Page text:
We anticipate that the partnership will begin receiving security deposits from homebuilders for lot sales in less than two years or mid 2017 and the sales of lots is expected to begin in the fourth quarter of 2017.
Several homebuilders are expected to participate in home construction at Harvest at Limoneira. The diversity and price points of housing types will provide opportunities to a wide buyer profile. Home prices are estimated to range from $300,000 to $750,000. We expect that the partnership will recognize revenue upon delivery of lots to homebuilders with Limoneira recording its share of the partnerships earnings under the equity method.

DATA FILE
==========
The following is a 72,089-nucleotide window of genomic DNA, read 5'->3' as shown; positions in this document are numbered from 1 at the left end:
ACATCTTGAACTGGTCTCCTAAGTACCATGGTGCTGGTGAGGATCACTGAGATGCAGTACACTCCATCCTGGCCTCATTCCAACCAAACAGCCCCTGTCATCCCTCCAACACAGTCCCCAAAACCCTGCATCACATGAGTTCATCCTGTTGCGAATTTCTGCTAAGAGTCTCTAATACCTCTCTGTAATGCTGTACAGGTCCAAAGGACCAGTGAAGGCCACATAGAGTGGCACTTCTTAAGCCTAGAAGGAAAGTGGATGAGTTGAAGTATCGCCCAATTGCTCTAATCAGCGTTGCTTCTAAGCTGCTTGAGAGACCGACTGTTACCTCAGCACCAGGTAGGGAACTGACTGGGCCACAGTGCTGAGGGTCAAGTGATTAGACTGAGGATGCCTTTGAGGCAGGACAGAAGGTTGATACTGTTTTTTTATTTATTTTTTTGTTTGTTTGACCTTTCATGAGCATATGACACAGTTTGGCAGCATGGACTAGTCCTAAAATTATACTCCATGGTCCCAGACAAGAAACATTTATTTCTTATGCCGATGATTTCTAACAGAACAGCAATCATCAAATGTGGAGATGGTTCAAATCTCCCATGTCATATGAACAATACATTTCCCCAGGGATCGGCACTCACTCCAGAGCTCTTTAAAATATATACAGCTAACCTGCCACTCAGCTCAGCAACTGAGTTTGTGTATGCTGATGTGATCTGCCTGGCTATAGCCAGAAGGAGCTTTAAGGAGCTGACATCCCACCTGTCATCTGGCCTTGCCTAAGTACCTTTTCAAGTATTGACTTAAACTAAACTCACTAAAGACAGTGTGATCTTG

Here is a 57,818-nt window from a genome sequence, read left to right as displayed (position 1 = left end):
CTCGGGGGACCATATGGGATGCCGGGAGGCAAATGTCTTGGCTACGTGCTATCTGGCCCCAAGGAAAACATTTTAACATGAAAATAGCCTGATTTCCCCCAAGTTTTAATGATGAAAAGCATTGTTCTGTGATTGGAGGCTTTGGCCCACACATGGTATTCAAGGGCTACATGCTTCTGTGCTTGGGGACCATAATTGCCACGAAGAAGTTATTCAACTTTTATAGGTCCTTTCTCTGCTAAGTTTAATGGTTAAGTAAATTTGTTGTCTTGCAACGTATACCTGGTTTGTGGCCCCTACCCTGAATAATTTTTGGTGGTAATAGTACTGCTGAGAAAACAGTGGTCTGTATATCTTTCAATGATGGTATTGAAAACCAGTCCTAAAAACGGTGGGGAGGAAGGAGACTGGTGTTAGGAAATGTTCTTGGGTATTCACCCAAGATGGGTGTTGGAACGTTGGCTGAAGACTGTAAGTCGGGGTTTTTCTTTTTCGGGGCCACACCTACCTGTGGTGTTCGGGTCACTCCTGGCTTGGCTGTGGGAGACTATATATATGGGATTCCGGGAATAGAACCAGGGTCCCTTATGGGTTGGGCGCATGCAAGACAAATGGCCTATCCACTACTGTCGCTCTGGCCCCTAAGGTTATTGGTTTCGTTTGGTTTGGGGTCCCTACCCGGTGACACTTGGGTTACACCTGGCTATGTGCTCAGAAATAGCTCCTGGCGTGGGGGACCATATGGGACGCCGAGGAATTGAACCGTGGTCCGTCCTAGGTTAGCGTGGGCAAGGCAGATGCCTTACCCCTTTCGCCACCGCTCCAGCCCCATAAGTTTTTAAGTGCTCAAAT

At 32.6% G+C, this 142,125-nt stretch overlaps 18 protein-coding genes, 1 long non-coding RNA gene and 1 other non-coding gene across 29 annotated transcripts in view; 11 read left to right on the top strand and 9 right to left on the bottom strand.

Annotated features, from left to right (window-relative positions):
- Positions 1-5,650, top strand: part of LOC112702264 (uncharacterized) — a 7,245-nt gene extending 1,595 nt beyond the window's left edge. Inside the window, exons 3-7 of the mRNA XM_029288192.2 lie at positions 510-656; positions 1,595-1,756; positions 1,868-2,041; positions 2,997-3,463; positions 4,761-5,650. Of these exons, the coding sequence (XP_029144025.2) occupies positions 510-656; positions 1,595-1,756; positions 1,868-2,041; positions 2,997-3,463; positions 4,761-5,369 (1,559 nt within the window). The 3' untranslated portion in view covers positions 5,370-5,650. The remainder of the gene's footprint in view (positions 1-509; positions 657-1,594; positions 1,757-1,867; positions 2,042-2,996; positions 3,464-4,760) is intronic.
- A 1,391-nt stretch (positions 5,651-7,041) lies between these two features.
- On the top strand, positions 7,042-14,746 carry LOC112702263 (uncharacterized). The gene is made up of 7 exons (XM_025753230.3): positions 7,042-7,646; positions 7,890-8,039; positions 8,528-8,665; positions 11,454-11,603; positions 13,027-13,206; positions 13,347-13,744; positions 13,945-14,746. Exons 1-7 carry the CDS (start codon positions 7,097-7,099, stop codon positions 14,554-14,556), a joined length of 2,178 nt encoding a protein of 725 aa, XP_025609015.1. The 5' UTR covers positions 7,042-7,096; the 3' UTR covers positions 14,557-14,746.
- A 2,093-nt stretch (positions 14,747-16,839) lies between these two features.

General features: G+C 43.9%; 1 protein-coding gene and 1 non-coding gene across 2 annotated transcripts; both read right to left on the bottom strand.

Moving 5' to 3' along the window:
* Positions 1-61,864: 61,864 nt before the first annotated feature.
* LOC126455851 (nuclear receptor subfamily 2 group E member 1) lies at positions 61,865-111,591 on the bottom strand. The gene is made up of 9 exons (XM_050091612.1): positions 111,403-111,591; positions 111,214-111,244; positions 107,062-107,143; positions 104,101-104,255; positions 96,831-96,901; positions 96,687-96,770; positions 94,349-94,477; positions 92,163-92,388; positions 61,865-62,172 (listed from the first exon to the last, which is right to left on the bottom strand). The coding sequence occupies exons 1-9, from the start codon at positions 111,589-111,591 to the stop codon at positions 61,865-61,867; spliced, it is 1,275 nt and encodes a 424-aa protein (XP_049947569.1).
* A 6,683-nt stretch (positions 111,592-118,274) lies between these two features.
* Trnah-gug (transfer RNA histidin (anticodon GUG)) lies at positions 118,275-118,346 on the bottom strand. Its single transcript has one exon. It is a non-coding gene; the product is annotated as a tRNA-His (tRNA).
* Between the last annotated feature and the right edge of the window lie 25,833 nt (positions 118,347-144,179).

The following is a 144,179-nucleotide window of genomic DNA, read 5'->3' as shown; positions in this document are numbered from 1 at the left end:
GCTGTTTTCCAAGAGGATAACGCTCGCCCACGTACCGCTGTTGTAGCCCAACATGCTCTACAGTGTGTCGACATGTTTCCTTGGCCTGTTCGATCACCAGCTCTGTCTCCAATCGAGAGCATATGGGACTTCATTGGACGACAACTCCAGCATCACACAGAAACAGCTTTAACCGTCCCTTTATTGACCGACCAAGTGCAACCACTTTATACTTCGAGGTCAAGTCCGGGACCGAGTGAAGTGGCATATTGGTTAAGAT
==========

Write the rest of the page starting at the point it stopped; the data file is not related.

When we first announced the agreement with the Lewis Group in September, we stated cash flow of projections for Limoneira over the 7 to 10 year life of the project to be approximately $100 million including the $20 million we received on forming the partnership. This calculation was based on an average home price of $480,000. Each $50,000 increase in the median home sales price for the project is estimated to result in approximately $20 million to $30 million of additional net cash flow to Limoneira assuming no other forecast assumption changes.
So a $530,000 median sales price is estimate to equate to approximately $125 million in cash flow to Limoneira and a $580,000 median sales price is estimated to equate to approximately $150 million in net cash flow to Limoneira.
In November of 2015, the median home price of Ventura County was $514,000. While we all know that the real estate values may fluctuate over the life of the project, we believe that there is a meaningful upside potential to our initial estimate of $100 million net cash flow.